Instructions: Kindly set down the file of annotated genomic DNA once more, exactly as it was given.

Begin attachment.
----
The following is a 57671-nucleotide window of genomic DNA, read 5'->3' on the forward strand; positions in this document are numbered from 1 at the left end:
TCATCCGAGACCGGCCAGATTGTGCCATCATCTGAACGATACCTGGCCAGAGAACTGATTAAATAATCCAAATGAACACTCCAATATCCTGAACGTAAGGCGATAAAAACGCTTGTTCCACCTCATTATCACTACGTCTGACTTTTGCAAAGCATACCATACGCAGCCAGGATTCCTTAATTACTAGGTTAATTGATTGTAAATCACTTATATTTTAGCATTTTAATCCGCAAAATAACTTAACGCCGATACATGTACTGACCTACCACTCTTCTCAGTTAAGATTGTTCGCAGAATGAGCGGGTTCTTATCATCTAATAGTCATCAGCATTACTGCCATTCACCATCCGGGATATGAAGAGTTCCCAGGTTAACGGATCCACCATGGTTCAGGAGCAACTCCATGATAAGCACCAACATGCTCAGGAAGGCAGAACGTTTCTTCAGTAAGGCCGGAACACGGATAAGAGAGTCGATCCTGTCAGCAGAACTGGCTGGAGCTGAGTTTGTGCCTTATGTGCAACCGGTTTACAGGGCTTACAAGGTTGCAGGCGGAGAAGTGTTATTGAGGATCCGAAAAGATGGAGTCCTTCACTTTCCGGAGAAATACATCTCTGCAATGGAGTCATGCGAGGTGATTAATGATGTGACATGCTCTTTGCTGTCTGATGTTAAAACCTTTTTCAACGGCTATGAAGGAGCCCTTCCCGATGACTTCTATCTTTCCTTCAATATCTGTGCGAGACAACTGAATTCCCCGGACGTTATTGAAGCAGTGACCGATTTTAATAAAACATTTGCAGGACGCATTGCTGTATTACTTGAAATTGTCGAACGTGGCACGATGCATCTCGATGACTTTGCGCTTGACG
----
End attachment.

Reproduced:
The following is a 57671-nucleotide window of genomic DNA, read 5'->3' on the forward strand; positions in this document are numbered from 1 at the left end:
TCATCCGAGACCGGCCAGATTGTGCCATCATCTGAACGATACCTGGCCAGAGAACTGATTAAATAATCCAAATGAACACTCCAATATCCTGAACGTAAGGCGATAAAAACGCTTGTTCCACCTCATTATCACTACGTCTGACTTTTGCAAAGCATACCATACGCAGCCAGGATTCCTTAATTACTAGGTTAATTGATTGTAAATCACTTATATTTTAGCATTTTAATCCGCAAAATAACTTAACGCCGATACATGTACTGACCTACCACTCTTCTCAGTTAAGATTGTTCGCAGAATGAGCGGGTTCTTATCATCTAATAGTCATCAGCATTACTGCCATTCACCATCCGGGATATGAAGAGTTCCCAGGTTAACGGATCCACCATGGTTCAGGAGCAACTCCATGATAAGCACCAACATGCTCAGGAAGGCAGAACGTTTCTTCAGTAAGGCCGGAACACGGATAAGAGAGTCGATCCTGTCAGCAGAACTGGCTGGAGCTGAGTTTGTGCCTTATGTGCAACCGGTTTACAGGGCTTACAAGGTTGCAGGCGGAGAAGTGTTATTGAGGATCCGAAAAGATGGAGTCCTTCACTTTCCGGAGAAATACATCTCTGCAATGGAGTCATGCGAGGTGATTAATGATGTGACATGCTCTTTGCTGTCTGATGTTAAAACCTTTTTCAACGGCTATGAAGGAGCCCTTCCCGATGACTTCTATCTTTCCTTCAATATCTGTGCGAGACAACTGAATTCCCCGGACGTTATTGAAGCAGTGACCGATTTTAATAAAACATTTGCAGGACGCATTGCTGTATTACTTGAAATTGTCGAACGTGGCACGATGCATCTCGATGACTTTGCGCTTGACG